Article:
The total number of deaths related to coronavirus has dropped for the third week in a row, new figures show.
The National Records of Scotland has provided figures up to May 17 which show 3,546 deaths registered in Scotland mentioned Covid-19 on the death certificate since the pandemic began.
Of the total number of deaths registered between May 11 and May 17, there were 332 deaths as a result of Covid-19, a decrease of 83 from the previous week and the third weekly reduction in a row.
Care home deaths also fell for a third week, by 54 to 184, but the most deaths still occur in these settings, accounting for 55% of deaths in the week up to May 17.
This has fallen from 57% in the week up to May 10 and 60% in the week up to May 3.
In terms of the total Covid-19 deaths registered to deaths in care homes to date since the pandemic began, 46% (1,623) were in care homes, 47% (1,664) in hospitals and 7% (255) were at home or in non-institutional settings.
Our own analysis of the NRS data shows that since the first care home death from Covid-19 there have been 4,230 total deaths in care homes.
The five-year average for that period is 1,989 with Covid-19 attributed to 1,623, meaning an excess of 366 care home deaths that were not accounted for by the pandemic.
Across the NHS Grampian health board area, almost half of all Covid-19 deaths were in care homes since the pandemic began.
There have been 213 deaths across the region and of these 49% (104) were in care homes – with 11 care home deaths registered in the seven days up to May 17.
Across the north and north-east as a whole, 44% of deaths were in care homes, with 33 care home deaths in Highland, up two from last week’s figures and there have been five care home deaths in Shetland to date.
There have been no deaths in the Western Isles and no care home deaths in Orkney.
Across Tayside a total of 44% of Covid-19 deaths were in care homes, with 115 out of 257 people dying in these settings.
Meanwhile, across Fife, 66 people have died in care homes, from an overall figure of 177 since the pandemic began – accounting for 37% of Covid-19 deaths.
Speaking during First Minister’s Questions on Wednesday, Nicola Sturgeon said there had been 14,751 positive cases across Scotland – an increase of 96 from Tuesday.
She added that 1,443 patients were in hospital with confirmed or suspected Covid-19, a decrease of four, and 53 were in intensive care, down by six.
Commenting on the NRS stats, which showed there had been 3,546 deaths up to May 17, Ms Sturgeon said there had been 2,105 deaths recorded in Scotland as of that same date under government’s recording system.
This number is different from the count of deaths published weekly by the NRS because the Scottish Government’s data are based on deaths of those who have tested positive for Covid-19.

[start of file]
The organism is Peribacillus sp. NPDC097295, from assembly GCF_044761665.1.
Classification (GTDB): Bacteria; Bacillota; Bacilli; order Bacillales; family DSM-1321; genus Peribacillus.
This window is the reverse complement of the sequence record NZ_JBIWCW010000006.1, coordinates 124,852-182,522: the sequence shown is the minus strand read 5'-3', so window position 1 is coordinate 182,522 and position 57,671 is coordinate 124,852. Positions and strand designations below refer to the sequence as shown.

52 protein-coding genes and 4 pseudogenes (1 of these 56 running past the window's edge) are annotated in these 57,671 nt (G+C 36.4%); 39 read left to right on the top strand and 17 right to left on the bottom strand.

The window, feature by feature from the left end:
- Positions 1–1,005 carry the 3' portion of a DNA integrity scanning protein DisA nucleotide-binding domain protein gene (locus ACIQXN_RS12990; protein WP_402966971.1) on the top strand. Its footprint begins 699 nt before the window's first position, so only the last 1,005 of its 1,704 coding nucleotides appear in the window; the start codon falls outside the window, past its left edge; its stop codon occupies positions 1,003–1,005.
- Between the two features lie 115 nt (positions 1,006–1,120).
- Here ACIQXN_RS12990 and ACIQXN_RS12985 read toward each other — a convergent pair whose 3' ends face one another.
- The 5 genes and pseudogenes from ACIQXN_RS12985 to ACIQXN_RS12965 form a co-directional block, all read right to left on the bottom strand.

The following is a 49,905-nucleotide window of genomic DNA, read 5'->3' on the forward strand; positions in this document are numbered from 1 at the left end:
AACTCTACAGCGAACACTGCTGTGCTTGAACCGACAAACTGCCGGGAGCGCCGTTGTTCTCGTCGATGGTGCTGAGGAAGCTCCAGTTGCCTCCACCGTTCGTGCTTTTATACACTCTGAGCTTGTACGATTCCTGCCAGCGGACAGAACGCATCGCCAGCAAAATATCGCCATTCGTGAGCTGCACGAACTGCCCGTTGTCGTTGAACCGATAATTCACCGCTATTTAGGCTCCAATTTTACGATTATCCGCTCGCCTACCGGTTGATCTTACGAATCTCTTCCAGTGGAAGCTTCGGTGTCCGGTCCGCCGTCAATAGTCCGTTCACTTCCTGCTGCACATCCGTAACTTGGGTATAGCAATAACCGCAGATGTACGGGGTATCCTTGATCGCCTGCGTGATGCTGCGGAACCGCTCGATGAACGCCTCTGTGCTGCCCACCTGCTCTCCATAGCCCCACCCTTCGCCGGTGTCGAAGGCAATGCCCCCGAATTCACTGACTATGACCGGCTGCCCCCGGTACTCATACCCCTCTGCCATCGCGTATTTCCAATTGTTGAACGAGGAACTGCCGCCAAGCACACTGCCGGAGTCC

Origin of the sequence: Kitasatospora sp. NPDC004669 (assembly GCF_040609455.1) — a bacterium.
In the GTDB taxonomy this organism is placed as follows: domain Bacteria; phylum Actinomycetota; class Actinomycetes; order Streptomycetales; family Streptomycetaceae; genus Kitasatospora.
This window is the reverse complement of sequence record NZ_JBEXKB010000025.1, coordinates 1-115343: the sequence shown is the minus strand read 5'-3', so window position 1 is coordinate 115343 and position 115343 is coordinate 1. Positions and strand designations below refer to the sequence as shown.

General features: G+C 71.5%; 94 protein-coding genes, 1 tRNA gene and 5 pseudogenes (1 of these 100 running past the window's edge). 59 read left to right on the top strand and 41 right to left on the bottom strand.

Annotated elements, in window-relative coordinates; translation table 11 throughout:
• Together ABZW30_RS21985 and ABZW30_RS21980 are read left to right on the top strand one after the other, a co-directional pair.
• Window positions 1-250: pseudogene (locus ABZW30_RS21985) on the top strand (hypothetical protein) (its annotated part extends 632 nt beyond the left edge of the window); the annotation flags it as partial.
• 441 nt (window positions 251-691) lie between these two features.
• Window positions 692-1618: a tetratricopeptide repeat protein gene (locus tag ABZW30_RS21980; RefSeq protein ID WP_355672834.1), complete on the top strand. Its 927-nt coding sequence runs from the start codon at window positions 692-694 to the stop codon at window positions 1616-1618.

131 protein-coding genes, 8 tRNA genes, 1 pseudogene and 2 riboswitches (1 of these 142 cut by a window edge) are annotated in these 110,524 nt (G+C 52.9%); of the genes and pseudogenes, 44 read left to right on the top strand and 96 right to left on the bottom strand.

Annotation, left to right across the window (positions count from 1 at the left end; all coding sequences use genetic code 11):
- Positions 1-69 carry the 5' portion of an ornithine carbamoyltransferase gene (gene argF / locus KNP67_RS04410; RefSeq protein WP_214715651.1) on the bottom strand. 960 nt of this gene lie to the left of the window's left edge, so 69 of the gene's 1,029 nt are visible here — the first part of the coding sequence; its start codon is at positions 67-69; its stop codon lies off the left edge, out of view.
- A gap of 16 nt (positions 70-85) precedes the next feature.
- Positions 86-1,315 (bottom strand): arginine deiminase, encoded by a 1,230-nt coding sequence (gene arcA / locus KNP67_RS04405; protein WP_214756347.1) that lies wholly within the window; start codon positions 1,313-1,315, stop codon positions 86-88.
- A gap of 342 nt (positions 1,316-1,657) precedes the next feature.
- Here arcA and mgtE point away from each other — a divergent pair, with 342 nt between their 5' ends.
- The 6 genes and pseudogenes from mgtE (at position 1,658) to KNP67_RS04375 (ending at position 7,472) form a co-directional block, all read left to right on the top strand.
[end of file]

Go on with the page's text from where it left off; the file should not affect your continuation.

The NRS figures include all deaths where Covid-19 (included suspected cases) was mentioned on the death certificate.
The First Minister said: “Deaths in care homes made up 55% of all deaths linked to the virus last week, which is down from 57% the previous week and the number of deaths as a result of Covid-19 reduced again.
“However, as all of us will agree, that number remains too high.
“I know that none of these statistical patterns will ever console those who have lost a loved one to this virus and my thoughts and sympathies are with each and every one of them but the trends we are seeing do matter and they provide further grounds for encouragement.
“In particular the number of Covid-19 deaths has fallen for a third week and are now almost half the level of three weeks ago.
“Deaths in care homes and excess deaths have also fallen.”
I know that none of these statistical patterns will ever console those who have lost a loved one to this virus and my thoughts and sympathies are with each and every one of them but the trends we are seeing do matter and they provide further grounds for encouragement.”
First Minister Nicola Sturgeon.
The encouraging statistics come ahead of the First Minister publishing her road map on Thursday outlining the phases for coming out of lockdown.
Pete Whitehouse, Director of Statistical Services, said every death from the virus is a “tragedy”. He added: “These statistics, alongside the other important evidence being made available by the Scottish Government and Health Protection Scotland (HPS), are valuable to the understanding of the progress and impact of the Covid-19 virus across Scotland.
“These latest figures show that for the third week running since reporting of registered deaths relating to Covid-19 began there has been a reduction in Covid-19-related deaths.
“Our aim is to ensure that our statistical publication provides information that is as useful as possible and adds value to the understanding of how the virus is spreading throughout the country. We will continue to review and develop these statistics as new information is made available.”
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